The Japanese scholar, sometime diplomat, and current policy advisor to Prime Minister Shinzo Abe argued that Japan would not return to militarism as his nation sought to forge a new defense posture and to make the U.S.-Japan alliance more effective.

Addressing the East-West Center in Honolulu, Shinichi Kitaoka asserted that “Japan will never become a military power again.” He contended that would be “unthinkable” because the reasons Japan went down a militaristic path from 1931 to 1945 no longer existed.

Instead, Kitaoka insisted, Prime Minister Abe’s plans to reinterpret Japan’s constitution to permit collective defense, to establish a national security council, and to publish Tokyo’s first national security strategy were intended only to exercise the sovereign right of self-defense.

But neither Kitaoka, who was Japan’s deputy ambassador to the United Nations 2004-2006, nor other advisers to the prime minister nor the drafters of a new U.S.-Japan defense agreement signed earlier this month have confronted two towering obstacles, one internal, the other external, to their plans:

  • Internally, many Japanese — or their parents or grandparents — who recall the misery and devastation that was the consequence of Japan’s militaristic ventures in the last century are skeptical or suspicious of Abe’s call for new defensive measures. That has been compounded by deep-seated pacifism in Japan.
  • Externally, China and Korea have fired one barrage after another at Abe and his call for improved Japanese defenses. Both have demanded that the Japanese acknowledge their earlier transgressions but the Chinese have been understated while the South Koreans have been emotional to bordering on irrational.

Several Korean legislators issued a statement reflecting widespread Korean sentiment: “Given no sufficient repentance over its past atrocities and no sufficient compensation for them, Japan seeking to become a military power under the pretext of self-defense would give a deep scar to neighboring countries that suffered from Japan’s past aggression.”

Curiously, South Korea’s new president, Park Geun-Hye, has been outspoken in her demand that Japan face up to “the history question,” meaning Japan’s 35 year rule of Korea that ended in 1945. Yet her father, the late President Park Chung-Hee, was a young officer in the Japanese Imperial Army in Manchuria, then a Japanese colony.

In his remarks, Kitaoka said Japan embarked on conquest in the last century to expand its markets and because Japan saw its enemies as weak. He said the international community lacked punitive sanctions and Japan’s political leaders could not control its military forces. The lack of free speech in Japan also contributed.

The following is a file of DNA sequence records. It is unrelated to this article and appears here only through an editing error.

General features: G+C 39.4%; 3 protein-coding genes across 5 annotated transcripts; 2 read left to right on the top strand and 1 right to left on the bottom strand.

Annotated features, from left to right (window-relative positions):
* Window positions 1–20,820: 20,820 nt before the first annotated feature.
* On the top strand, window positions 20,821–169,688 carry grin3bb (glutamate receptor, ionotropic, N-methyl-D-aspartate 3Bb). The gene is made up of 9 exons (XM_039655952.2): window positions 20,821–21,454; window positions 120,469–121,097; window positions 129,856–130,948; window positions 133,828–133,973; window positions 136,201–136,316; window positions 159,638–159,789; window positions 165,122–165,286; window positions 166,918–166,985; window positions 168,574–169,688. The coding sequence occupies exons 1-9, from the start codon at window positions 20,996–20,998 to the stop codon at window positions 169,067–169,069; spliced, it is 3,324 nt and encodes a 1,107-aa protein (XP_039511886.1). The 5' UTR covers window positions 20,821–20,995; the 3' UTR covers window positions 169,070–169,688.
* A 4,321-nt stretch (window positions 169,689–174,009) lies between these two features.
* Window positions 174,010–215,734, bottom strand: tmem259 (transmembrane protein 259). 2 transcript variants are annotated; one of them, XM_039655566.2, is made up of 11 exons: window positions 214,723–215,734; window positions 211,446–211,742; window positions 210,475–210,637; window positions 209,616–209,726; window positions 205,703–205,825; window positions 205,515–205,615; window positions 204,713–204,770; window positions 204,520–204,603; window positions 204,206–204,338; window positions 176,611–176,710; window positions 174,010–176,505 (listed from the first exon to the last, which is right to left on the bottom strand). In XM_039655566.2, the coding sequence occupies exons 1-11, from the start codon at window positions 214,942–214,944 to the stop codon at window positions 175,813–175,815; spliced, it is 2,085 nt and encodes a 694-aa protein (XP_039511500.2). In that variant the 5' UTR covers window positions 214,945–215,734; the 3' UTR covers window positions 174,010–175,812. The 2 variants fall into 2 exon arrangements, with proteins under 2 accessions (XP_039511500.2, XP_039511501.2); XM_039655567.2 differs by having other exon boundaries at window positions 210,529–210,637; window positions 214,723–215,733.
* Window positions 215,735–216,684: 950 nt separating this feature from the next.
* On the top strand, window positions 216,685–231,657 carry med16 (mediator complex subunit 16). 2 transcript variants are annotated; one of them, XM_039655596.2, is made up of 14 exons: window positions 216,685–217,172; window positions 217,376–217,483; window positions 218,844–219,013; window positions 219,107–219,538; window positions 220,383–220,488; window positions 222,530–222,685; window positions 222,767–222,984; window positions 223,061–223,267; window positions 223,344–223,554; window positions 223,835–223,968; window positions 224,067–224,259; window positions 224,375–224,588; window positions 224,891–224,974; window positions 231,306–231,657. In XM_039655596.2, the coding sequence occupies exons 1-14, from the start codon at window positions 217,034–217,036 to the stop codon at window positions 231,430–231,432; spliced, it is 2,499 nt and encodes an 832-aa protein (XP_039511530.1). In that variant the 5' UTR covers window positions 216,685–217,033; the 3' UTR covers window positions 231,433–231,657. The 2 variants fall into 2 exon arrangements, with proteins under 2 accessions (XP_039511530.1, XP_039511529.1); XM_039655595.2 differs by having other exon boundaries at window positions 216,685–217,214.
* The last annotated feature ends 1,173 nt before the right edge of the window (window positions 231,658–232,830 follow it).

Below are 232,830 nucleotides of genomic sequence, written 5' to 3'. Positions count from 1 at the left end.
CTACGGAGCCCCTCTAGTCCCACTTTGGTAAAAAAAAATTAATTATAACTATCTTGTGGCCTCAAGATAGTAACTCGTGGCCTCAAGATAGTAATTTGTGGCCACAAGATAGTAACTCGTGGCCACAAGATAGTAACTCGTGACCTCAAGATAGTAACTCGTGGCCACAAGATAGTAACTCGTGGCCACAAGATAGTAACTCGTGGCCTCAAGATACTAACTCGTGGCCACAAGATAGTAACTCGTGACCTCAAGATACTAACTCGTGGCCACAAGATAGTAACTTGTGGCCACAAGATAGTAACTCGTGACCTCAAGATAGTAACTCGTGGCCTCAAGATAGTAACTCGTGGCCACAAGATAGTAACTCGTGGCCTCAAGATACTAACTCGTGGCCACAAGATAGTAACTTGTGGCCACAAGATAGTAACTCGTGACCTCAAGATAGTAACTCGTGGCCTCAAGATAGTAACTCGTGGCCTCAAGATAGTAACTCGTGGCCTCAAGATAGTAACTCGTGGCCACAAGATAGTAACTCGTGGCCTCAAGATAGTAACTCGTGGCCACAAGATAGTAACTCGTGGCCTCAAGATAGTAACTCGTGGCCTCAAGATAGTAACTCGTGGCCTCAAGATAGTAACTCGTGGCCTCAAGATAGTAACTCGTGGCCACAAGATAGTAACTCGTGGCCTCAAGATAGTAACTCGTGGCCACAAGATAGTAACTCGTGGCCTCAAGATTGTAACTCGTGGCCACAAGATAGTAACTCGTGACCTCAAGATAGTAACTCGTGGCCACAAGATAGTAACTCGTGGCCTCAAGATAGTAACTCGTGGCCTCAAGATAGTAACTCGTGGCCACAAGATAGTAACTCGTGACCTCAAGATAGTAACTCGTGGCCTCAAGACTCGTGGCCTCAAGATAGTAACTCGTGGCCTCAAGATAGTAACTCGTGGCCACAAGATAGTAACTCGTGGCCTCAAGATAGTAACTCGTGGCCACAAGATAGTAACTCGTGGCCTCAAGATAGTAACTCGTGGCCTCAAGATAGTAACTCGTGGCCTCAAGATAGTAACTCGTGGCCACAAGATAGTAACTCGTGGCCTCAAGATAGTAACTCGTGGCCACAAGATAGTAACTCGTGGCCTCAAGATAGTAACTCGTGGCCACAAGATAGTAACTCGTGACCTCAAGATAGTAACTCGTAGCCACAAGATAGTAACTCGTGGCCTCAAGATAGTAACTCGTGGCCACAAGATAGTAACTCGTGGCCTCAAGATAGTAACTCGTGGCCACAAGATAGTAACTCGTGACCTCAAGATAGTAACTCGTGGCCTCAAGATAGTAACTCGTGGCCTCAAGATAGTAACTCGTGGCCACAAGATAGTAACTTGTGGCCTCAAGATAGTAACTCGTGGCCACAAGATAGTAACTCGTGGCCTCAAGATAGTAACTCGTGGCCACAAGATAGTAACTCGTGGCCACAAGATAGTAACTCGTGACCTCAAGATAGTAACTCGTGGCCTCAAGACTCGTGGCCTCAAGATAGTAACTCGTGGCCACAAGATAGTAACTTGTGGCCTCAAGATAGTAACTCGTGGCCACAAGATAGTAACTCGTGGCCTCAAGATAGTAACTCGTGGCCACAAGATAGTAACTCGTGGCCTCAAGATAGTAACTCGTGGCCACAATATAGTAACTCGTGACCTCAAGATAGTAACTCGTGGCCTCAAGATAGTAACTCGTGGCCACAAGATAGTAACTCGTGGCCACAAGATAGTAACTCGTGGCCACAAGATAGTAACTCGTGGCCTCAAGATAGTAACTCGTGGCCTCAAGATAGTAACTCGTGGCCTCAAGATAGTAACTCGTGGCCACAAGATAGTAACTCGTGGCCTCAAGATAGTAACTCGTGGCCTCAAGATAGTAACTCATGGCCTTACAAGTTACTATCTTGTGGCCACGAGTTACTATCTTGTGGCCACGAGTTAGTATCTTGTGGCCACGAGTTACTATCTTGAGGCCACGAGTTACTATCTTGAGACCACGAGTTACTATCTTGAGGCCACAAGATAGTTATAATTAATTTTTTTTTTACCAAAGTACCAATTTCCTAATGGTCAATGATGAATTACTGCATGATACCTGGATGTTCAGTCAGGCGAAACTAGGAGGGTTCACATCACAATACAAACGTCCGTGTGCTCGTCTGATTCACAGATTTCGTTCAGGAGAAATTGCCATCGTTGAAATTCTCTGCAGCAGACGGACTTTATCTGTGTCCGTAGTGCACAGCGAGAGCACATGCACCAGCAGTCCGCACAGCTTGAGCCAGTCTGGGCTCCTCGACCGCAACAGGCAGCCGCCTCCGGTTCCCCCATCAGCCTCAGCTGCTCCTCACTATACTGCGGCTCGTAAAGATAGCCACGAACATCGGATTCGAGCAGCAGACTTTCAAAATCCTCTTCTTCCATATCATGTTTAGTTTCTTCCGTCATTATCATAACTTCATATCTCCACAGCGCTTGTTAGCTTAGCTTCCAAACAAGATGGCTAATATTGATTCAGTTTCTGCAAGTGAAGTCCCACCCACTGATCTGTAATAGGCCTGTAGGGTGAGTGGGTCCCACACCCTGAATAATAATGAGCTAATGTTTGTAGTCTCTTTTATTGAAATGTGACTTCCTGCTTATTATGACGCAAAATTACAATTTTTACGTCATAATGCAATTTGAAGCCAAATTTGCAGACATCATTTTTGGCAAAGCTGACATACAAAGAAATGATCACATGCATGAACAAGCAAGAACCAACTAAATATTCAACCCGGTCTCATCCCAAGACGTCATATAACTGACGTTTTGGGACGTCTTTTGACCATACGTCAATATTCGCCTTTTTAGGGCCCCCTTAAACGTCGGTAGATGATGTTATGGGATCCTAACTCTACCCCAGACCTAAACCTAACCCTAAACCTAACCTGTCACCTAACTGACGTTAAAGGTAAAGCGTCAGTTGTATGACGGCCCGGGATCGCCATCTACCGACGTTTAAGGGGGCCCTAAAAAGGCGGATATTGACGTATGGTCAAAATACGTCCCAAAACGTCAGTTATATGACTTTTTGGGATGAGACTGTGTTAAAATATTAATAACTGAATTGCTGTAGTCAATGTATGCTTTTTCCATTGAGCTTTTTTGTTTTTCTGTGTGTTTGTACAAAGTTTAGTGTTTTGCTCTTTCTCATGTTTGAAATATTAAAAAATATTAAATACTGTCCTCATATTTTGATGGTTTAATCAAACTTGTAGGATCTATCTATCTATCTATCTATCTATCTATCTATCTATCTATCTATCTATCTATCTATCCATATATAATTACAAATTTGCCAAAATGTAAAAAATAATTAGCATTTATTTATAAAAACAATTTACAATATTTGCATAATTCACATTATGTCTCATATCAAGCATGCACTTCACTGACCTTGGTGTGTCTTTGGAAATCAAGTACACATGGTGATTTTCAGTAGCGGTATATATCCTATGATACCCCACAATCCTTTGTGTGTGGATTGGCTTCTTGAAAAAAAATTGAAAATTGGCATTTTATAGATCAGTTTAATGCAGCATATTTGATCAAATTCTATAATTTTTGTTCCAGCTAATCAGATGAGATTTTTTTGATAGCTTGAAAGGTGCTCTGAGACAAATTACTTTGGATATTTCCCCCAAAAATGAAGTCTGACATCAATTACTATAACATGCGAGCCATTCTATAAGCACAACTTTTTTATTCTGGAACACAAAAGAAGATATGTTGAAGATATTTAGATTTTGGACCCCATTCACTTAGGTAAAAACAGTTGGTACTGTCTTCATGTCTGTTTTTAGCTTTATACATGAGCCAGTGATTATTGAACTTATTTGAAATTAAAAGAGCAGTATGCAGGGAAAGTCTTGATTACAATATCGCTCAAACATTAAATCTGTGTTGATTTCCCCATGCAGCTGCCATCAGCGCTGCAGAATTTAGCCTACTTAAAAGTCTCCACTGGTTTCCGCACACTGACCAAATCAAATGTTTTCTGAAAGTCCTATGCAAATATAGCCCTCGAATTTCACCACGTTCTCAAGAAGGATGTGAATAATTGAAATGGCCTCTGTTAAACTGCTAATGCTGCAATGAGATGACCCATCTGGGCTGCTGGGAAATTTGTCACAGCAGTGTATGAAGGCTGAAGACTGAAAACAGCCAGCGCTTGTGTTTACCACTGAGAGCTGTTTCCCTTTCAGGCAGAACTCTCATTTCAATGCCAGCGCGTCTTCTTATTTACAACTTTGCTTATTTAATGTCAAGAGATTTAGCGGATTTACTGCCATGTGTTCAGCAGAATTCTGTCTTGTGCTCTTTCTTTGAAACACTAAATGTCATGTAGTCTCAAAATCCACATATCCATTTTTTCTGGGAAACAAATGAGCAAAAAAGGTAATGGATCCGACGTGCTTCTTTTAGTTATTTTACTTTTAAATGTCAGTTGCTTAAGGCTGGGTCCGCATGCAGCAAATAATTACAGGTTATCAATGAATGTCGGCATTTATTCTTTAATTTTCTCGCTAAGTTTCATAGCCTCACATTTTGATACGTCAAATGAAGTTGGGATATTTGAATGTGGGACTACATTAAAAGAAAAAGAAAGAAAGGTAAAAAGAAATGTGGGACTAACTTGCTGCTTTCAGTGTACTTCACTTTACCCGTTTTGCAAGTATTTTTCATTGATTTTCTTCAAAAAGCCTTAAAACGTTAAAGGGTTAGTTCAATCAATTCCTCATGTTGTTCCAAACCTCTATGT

Kitaoka, who sits on several advisory panels advising Prime Minister Abe, contended those factors “do not apply to today’s Japan.”

Instead, he said, the Abe government would have a national security council in place and a new outline of defense planning adopted by the end of this year.

In contrast, Kitaoka pointed to China, asserting that Beijing has moving down the same road as Japan earlier as it escalates its maritime actions and seems confident that China’s forces could prevail in Asia. He argued that China has no fear of international sanctions and was using its economic power to silence critics in other nations.

Moreover, he questioned the capacity of the Communist Party to control the People’s Liberation Army, which encompasses all of China’s military forces. (U.S. officers with access to intelligence reports have raised similar questions.) And Kitaoka said it was difficult for Chinese to speak out against their government.

Meantime, Foreign Minister Fumio Kishida and Defense Minister Itsunori Onodera of Japan joined with Secretary of State John Kerry and Secretary of Defense Chuck Hagel to issue a communiqué in which the U.S. ”welcomed Japan’s determination to contribute more proactively to regional and global peace and security.”

In the most forthright affirmation of the U.S.-Japan alliance seen in years, the U.S. “reiterated its commitment to collaborate closely with Japan.” Kerry and Hagel applauded Abe’s plans to assert Japan’s right to collective self-defense, to expand its defense budget, and to strengthen defense of sovereign territory.

In particular, the ministers agreed that the U.S.-Japan defense guidelines, last revised in 1997, would be brought up to date, given the changes in Asia in recent years, notably the emergence of Chinese power and the threat of nuclear attack by North Korea.

In sum, the Japanese and Americans agreed on where they want to go but not on how to get there over the vehement objections of some in the Japanese public and many in China and Korea.

About the Author

  • Richard Halloran
    Richard Halloran, who writes the weekly column called “The Rising East,” contributes articles on Asia and US relations with Asia to publications in America and Asia. His career can be divided into thirds: One third studying and reporting on Asia, another third writing about national security, and the last third on investigative reporting or general assignment. He did three tours in Asia as a correspondent, for Business Week, The Washington Post, and The New York Times, and was a military correspondent for The New York Times for ten years. He is the author of Japan: Images and Realities and To Arm a Nation: Rebuilding America’s Endangered Defenses, and four other books. As a paratrooper, Halloran served in the US, Japan, Korea, Taiwan, and Vietnam. He has been awarded the George Polk Award for National Reporting, the Gerald R. Ford Prize for Distinguished Reporting on National Defense, the U.S. Army’s Outstanding Civilian Service Medal, and Japan’s Order of the Sacred Treasure. He holds an AB from Dartmouth